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How Will You Spend Your December?

Or to rephrase that question, what do you hope to accomplish before the end of the year? Our friend, Chris Brogan had an interesting post on his blog on Friday, talking about how he uses the holidays (a traditional downtime for most) to produce a lot of content. Here’s what he has to say about Read more

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Or to rephrase that question, what do you hope to accomplish before the end of the year? Our friend, Chris Brogan had an interesting post on his blog on Friday, talking about how he uses the holidays (a traditional downtime for most) to produce a lot of content. Here’s what he has to say about the subject …

Chris makes some good points and he’s definitely not the kind of workaholic who doesn’t believe in work/life balance. And there’s no arguing that he’s incredibly productive. But I’m not sure that everyone can apply the same solution to their own business challenges.

Chris has worked hard to design a lifestyle for himself that can take full advantage of these “breaks” in the schedule. He works from home or coffee shops (or pretty much anywhere) and his work is not highly dependent on other team members. But if you are in a more development based, collaborative environment, it can be hard to move projects forward when partners or co-workers are unavailable.

So if you’re in that situation, how can you put Brogan’s advice in to practice?

Start thinking.

I don’t mean start thinking of the answer to my question. I mean start thinking about your goals and objectives for the coming months and how you might best accomplish them.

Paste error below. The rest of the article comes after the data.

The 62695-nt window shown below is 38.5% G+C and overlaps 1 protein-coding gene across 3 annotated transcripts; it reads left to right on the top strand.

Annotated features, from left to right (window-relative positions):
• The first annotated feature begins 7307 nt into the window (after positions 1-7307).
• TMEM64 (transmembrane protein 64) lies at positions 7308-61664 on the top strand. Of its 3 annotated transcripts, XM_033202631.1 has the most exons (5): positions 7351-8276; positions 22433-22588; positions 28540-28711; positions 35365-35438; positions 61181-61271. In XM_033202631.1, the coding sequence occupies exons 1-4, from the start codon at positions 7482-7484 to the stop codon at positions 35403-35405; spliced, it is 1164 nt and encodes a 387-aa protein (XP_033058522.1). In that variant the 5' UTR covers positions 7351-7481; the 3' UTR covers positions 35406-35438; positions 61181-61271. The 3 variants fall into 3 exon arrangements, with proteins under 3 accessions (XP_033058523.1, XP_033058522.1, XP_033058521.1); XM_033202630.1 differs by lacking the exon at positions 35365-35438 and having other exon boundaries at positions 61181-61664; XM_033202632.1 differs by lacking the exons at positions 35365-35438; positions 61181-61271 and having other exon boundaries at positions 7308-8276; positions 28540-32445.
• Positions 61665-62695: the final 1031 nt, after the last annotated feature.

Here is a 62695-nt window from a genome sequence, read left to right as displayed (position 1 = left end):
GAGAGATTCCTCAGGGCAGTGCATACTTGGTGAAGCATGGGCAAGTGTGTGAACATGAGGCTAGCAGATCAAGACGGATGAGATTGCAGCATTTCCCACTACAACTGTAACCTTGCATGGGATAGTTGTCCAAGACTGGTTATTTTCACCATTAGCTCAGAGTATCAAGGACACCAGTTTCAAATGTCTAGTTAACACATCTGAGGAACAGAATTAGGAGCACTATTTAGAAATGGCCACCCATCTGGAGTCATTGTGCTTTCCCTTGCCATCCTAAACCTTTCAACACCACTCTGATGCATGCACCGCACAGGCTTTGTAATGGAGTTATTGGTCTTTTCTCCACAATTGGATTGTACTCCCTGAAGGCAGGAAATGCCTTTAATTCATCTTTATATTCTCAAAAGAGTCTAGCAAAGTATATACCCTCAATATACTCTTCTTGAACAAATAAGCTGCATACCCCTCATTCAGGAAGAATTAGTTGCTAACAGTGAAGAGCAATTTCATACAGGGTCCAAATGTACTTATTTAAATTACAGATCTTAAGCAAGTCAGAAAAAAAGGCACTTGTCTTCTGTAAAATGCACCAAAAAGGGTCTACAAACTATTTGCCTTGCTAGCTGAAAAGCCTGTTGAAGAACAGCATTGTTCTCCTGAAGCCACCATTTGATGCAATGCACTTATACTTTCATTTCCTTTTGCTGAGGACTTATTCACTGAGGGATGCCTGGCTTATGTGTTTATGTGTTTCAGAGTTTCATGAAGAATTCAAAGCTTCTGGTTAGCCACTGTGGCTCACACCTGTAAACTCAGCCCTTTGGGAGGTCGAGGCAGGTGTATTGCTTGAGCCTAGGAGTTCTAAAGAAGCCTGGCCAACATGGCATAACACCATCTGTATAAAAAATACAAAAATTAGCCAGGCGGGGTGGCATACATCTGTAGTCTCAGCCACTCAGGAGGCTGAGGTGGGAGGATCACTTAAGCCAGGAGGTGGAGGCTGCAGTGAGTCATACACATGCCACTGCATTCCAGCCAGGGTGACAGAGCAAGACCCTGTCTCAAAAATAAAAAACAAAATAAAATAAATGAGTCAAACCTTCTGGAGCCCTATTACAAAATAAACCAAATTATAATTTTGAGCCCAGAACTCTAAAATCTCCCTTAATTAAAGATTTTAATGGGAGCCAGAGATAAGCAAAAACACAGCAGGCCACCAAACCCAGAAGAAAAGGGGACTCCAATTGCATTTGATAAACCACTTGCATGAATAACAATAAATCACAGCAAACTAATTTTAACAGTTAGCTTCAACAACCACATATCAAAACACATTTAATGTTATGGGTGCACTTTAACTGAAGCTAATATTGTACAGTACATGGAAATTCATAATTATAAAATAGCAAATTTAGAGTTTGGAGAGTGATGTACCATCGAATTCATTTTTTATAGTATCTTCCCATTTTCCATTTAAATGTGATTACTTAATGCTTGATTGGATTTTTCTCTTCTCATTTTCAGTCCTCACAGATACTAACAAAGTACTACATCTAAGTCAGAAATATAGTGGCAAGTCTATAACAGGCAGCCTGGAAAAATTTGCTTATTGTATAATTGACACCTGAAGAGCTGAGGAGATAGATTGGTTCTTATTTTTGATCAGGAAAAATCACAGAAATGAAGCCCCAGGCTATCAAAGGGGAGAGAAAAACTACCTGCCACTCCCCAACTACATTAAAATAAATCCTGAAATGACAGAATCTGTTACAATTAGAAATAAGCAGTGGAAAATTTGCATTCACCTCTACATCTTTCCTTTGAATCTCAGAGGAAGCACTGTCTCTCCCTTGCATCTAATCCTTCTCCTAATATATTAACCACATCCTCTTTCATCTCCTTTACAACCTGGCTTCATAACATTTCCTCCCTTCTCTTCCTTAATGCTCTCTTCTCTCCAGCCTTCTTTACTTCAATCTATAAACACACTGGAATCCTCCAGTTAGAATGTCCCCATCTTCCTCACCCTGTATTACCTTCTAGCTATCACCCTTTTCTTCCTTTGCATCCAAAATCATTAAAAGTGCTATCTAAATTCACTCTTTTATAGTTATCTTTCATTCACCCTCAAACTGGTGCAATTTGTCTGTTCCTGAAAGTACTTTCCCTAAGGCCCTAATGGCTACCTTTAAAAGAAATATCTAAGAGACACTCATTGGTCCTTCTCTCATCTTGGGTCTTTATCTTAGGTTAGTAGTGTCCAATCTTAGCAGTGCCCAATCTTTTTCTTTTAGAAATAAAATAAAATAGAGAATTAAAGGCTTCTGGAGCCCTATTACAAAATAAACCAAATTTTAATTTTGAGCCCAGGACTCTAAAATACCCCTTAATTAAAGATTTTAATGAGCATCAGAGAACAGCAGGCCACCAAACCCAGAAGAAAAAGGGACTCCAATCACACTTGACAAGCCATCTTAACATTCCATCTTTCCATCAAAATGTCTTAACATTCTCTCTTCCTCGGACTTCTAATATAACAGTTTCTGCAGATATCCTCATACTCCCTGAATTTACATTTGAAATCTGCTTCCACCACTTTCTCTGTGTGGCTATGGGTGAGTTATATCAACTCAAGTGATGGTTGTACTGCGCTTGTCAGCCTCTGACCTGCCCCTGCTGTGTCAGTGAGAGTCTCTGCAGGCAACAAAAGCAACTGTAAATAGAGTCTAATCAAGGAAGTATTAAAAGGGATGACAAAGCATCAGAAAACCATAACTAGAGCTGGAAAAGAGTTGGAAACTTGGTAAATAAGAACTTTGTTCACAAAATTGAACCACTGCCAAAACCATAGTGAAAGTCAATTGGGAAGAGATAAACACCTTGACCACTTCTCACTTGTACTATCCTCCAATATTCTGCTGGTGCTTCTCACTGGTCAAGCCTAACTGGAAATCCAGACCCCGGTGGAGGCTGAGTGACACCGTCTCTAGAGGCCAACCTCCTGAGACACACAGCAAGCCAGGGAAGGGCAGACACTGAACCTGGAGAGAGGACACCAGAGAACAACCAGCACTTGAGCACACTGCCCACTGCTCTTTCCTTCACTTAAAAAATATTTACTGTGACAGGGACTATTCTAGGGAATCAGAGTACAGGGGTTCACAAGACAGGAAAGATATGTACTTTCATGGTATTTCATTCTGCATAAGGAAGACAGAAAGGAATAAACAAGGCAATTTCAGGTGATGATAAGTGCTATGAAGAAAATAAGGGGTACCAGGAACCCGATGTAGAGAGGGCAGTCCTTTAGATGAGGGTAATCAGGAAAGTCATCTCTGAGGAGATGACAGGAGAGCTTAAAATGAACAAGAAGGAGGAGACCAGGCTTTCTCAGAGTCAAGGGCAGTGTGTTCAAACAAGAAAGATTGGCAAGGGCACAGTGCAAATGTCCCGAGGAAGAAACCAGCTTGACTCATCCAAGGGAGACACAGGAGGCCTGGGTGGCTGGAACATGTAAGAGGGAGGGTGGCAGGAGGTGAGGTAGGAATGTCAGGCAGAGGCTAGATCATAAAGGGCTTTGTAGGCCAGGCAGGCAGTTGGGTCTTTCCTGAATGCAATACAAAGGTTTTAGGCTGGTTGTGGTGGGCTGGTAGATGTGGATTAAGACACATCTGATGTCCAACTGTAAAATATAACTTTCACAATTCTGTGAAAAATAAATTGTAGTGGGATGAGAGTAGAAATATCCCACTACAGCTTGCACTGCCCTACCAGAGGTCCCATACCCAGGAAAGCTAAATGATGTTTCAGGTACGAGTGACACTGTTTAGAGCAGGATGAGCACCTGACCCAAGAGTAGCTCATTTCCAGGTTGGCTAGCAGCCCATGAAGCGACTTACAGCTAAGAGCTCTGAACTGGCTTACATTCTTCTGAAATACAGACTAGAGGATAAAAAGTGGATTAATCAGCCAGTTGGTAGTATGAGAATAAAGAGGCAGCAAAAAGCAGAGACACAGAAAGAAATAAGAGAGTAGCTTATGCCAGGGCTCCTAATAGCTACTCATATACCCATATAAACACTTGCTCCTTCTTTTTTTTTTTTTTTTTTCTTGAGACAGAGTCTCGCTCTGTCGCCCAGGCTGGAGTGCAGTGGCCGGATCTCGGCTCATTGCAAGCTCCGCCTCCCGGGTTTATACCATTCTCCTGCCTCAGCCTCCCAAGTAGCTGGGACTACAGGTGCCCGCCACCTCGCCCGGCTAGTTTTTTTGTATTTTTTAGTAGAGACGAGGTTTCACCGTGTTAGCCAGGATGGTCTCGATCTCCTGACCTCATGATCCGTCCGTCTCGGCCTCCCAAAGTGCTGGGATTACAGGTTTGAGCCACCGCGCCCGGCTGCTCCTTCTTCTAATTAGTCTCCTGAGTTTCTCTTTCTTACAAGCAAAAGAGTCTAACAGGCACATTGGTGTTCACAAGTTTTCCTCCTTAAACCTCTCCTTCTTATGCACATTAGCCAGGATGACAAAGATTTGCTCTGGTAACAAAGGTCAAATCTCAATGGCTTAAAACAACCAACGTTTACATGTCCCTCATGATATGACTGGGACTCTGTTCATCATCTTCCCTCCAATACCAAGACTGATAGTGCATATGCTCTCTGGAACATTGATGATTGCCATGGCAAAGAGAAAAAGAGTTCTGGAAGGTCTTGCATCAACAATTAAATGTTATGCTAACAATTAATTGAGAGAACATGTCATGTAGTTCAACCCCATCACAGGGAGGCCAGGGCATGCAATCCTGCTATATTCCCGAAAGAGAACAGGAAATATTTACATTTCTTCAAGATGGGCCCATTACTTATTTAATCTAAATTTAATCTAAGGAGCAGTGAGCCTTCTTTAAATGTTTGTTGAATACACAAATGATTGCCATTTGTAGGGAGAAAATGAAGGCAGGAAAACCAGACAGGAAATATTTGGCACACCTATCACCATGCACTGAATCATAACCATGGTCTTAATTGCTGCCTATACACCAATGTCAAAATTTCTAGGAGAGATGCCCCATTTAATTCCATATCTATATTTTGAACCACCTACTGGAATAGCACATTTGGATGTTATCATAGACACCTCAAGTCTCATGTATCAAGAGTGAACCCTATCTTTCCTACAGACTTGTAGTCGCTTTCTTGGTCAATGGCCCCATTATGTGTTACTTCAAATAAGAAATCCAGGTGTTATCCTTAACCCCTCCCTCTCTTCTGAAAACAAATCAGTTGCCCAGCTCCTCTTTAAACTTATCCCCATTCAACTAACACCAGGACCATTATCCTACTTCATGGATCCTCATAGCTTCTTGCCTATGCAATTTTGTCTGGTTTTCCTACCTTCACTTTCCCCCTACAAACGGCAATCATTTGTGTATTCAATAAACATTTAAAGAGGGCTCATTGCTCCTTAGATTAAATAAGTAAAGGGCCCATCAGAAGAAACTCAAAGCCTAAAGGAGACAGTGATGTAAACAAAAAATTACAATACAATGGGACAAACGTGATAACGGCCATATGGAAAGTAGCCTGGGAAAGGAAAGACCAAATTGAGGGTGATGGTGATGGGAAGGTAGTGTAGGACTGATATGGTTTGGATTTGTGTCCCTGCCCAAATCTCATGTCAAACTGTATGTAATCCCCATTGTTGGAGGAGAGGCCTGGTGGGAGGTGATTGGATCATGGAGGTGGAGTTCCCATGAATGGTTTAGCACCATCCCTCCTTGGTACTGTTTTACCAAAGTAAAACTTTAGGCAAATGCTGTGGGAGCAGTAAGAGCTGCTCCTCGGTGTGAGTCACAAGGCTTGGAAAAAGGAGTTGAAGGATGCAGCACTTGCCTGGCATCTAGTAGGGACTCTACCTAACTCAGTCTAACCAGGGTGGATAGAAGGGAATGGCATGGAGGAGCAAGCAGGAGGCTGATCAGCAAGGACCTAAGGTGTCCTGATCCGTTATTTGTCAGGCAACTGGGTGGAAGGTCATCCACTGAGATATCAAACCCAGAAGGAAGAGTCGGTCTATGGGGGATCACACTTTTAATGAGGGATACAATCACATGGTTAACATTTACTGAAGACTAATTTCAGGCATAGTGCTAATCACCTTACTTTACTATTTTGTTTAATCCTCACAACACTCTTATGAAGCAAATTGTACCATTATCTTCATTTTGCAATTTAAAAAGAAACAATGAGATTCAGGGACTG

In our current, “always on” environment, we’re barraged by e-mails, tweets, Facebook requests, meetings and countless other demands on our time. As a result, our business culture has become more and more tactically driven and less and less strategic. We need to fight hard to swing the pendulum back the other way and plan more. And the “slow times” are the perfect opportunity to do just that.

So take the time, recharge your batteries, go to a few parties and talk to people. Take your staff out to lunch and thank them for a job well done. And then come back to your office or home, close the door, put your computer to sleep, process everything you’ve heard and plan for the months ahead.

That way, when everyone else comes back from their break, you’ll be able to hand them a comprehensive strategy and task list that will allow them to get right back to work and be more productive than ever.

How will you take advantage of the coming few weeks? Will you know in January how you’re spending the rest of your year?

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